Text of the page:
" by acts of generosity and bounty, he must be op- 
" pressed; and that he had designed this supply 
" only to that purpose." He shewed him then bills 
of exchange and credit for the sum of ten thousand 
pounds 'sterling, to be paid at sight : and said, " that 
" he had been with the merchant, who would be 
" ready to pay it that afternoon ; so that whoever 
" he would please to appoint should receive it." The 
chancellor had heard him with much indignation, 
and answered him warmly, " that if this correspond- 
" ence must expose him to such a reproach, he 
" should unwillingly enter into it ; and wished him to 
" tell M. Fouquet, that he would only receive wages 
" from his own master." The gentleman so little 
looked for a refusal, that he would not understand 
it ; but persisted to know " who should receive the 
" money, which," he said, " should be paid in such 
" a manner, that the person who paid it should 
" never know to whom it was paid; and that it 
" should always remain a secret ;" still pressing it 
with importunity, till the other went with manifest 
anger out of the room. 

That afternoon the king and duke (who was 
likewise informed of the correspondence) came to 
the chancellor, and found him out of humour. He 
told him, " that Fouquet could not be an honest 
" man, and that he had no mind to hold that cor- 


" respondence with him;" and thereupon repeated JG61 
what had passed in the morning, with much choler : ~ 
which made them both laugh at him, saying, " the 
" French did all their business that way :" and the 
king told him " he was a fool," implying, " that 
" he should take his money." Whereupon the chan- 
cellor besought him " not to appear to his servants 
" so unconcerned in matters of that nature, which 
" might produce ill effects ;" and desired him to 
consider, " what the consequence of his receiving 
" that money, with what secrecy soever, must be. 
" That the French king must either believe that he 
" had received it without his majesty's privity, and 
" so look upon him as a knave fit to be depended 
,'* upon in any treachery against his master ; or that 
" it was with his majesty's approbation, which must 
" needs lessen his esteem of him, that he should per- 
" mit his servants of the nearest trust to grow rich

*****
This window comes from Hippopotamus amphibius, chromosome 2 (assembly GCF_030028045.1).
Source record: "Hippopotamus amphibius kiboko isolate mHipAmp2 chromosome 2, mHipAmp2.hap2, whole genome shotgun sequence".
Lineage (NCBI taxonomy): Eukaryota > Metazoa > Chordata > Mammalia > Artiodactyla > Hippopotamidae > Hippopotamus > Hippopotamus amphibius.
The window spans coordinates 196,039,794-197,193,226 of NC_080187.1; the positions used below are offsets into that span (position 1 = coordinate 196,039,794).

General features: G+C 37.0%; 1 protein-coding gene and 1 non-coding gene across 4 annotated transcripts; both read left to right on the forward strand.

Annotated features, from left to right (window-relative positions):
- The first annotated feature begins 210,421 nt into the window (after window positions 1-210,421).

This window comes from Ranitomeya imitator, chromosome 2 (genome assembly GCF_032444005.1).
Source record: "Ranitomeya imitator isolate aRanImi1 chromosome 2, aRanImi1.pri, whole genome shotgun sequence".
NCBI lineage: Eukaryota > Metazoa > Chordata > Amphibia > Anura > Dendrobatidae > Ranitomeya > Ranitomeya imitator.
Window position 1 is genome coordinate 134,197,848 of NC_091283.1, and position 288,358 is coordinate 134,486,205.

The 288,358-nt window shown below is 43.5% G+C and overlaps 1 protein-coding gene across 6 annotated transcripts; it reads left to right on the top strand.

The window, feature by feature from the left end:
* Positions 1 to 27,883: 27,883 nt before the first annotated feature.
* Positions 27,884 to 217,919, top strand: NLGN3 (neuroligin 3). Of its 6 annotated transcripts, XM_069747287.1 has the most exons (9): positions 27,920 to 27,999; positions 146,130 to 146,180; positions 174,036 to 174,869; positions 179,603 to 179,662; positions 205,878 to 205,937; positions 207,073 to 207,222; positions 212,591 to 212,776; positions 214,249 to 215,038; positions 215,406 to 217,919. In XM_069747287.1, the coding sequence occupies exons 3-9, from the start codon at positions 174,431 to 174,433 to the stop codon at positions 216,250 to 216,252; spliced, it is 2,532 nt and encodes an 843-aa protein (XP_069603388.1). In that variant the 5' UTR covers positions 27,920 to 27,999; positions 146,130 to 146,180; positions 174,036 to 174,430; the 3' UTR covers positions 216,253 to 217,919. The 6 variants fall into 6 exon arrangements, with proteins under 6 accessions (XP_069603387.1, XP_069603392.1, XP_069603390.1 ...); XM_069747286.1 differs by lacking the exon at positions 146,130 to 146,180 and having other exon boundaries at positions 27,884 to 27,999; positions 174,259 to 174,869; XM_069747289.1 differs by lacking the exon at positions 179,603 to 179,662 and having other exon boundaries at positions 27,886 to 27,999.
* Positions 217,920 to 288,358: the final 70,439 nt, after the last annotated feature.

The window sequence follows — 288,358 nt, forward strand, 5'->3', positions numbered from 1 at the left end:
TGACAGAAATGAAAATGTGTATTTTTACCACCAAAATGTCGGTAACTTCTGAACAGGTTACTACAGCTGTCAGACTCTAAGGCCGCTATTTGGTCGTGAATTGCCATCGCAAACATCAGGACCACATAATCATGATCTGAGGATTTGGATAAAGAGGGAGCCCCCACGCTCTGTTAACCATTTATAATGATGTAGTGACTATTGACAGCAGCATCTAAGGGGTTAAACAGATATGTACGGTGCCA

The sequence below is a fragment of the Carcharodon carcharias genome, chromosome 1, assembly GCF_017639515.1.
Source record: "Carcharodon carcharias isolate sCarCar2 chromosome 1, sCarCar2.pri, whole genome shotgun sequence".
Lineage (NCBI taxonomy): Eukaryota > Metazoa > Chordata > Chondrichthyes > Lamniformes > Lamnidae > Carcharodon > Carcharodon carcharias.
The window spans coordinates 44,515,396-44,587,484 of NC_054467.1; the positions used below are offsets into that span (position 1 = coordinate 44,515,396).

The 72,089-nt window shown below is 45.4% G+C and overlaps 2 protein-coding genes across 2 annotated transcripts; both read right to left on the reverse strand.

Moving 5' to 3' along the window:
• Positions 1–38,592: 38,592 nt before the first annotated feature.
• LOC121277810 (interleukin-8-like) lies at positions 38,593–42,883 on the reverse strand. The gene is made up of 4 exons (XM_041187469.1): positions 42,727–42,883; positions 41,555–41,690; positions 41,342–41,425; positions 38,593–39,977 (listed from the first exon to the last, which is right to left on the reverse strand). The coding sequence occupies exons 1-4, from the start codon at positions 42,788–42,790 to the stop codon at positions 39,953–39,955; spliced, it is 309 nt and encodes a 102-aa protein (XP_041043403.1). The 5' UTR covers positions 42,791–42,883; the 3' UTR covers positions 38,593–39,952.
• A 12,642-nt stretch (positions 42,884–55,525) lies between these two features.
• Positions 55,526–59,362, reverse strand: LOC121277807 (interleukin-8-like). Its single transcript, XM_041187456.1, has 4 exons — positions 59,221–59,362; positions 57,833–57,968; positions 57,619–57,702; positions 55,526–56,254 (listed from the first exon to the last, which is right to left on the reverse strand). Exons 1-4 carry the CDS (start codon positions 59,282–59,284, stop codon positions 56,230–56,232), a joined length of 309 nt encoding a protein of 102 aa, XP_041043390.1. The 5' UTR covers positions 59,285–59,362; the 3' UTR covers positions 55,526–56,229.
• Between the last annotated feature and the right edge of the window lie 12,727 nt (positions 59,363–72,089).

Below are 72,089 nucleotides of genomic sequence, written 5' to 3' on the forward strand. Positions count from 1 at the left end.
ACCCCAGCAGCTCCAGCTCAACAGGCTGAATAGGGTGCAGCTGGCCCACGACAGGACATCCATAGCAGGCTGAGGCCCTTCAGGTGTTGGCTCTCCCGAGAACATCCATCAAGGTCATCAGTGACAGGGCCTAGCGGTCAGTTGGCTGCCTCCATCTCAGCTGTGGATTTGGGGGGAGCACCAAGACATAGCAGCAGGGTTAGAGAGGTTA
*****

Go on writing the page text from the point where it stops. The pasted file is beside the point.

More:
" at the charge of another prince, who might the 
" next day become his enemy." To which the king 
smiling made no other reply, " than that few men 
" were so scrupulous ;" and commanded him " to 
" return a civil answer to M. Fouquet's letter, and 
" to cherish that correspondence, which," he said, 
" might be useful to him, and could produce no in- 
" conveniency s ." And so, when La Basteede (who 
could not forbear to use new importunity with him 
to receive the money, till he found he was much 
offended) brought him the cipher, he delivered him 
his letter for M. Fouquet. And the next week after 
his return, the king of France writ to him in his 
own hand, " that the correspondence M. Fouquet 

* inconveniency] inconvenience 


1661. " had invited him to was with his majesty's privity; 
~ " and that he was well pleased with it." And so 
the correspondence continued till that great man's 
fall: and then the king sent all the letters which 
had passed, and the cipher, to the chancellor ; and 
writ to him, " from that time to communicate with 
" all freedom with his ambassador ;" which he was 
before restrained from. 

After the king had himself conferred at large 
with the Portugal ambassador, he referred him 
again to give the lords, with whom he had formerly 
treated, an account how all particulars were ad- 
justed in Portugal ; " which were," he said, " in this 
The mea- " manner. For the portion, the queen regent, having 
" resolved not to dispose of any of the money that 
" was provided for the war, had sold her own jewels, 
of marriage. an( j mucn O f her own plate, and had borrowed 
" both plate and jewels from the churches and mo- 
" nasteries : by which means she had the whole 
" portion ready, which was all sealed up in bags, 
" and deposited where nobody could take it to ap- 
" ply to any other use. For the delivery of Tangier, 
" that the old governor, (who had lived there long,